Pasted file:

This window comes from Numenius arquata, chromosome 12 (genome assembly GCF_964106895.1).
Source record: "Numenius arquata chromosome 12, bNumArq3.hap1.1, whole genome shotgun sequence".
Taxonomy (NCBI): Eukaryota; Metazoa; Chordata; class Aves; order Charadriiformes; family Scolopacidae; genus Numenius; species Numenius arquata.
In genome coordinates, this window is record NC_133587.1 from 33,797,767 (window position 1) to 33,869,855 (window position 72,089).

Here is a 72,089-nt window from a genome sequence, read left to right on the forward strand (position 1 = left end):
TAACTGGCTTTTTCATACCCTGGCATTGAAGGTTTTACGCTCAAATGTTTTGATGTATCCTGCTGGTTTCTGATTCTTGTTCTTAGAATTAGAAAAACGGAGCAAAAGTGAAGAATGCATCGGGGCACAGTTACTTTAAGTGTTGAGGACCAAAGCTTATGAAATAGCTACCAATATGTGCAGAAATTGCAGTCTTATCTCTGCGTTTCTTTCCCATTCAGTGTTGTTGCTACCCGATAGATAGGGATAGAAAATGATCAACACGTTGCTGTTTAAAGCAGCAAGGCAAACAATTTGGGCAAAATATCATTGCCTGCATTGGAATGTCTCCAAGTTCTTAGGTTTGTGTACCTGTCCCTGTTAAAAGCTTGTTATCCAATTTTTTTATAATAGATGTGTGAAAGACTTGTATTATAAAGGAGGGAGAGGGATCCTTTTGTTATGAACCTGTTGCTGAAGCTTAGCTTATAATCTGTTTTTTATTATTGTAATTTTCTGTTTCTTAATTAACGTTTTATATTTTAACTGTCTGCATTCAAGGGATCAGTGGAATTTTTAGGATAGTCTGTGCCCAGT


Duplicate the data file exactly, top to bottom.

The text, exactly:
This window comes from Numenius arquata, chromosome 12 (genome assembly GCF_964106895.1).
Source record: "Numenius arquata chromosome 12, bNumArq3.hap1.1, whole genome shotgun sequence".
Taxonomy (NCBI): Eukaryota; Metazoa; Chordata; class Aves; order Charadriiformes; family Scolopacidae; genus Numenius; species Numenius arquata.
In genome coordinates, this window is record NC_133587.1 from 33,797,767 (window position 1) to 33,869,855 (window position 72,089).

Here is a 72,089-nt window from a genome sequence, read left to right on the forward strand (position 1 = left end):
TAACTGGCTTTTTCATACCCTGGCATTGAAGGTTTTACGCTCAAATGTTTTGATGTATCCTGCTGGTTTCTGATTCTTGTTCTTAGAATTAGAAAAACGGAGCAAAAGTGAAGAATGCATCGGGGCACAGTTACTTTAAGTGTTGAGGACCAAAGCTTATGAAATAGCTACCAATATGTGCAGAAATTGCAGTCTTATCTCTGCGTTTCTTTCCCATTCAGTGTTGTTGCTACCCGATAGATAGGGATAGAAAATGATCAACACGTTGCTGTTTAAAGCAGCAAGGCAAACAATTTGGGCAAAATATCATTGCCTGCATTGGAATGTCTCCAAGTTCTTAGGTTTGTGTACCTGTCCCTGTTAAAAGCTTGTTATCCAATTTTTTTATAATAGATGTGTGAAAGACTTGTATTATAAAGGAGGGAGAGGGATCCTTTTGTTATGAACCTGTTGCTGAAGCTTAGCTTATAATCTGTTTTTTATTATTGTAATTTTCTGTTTCTTAATTAACGTTTTATATTTTAACTGTCTGCATTCAAGGGATCAGTGGAATTTTTAGGATAGTCTGTGCCCAGT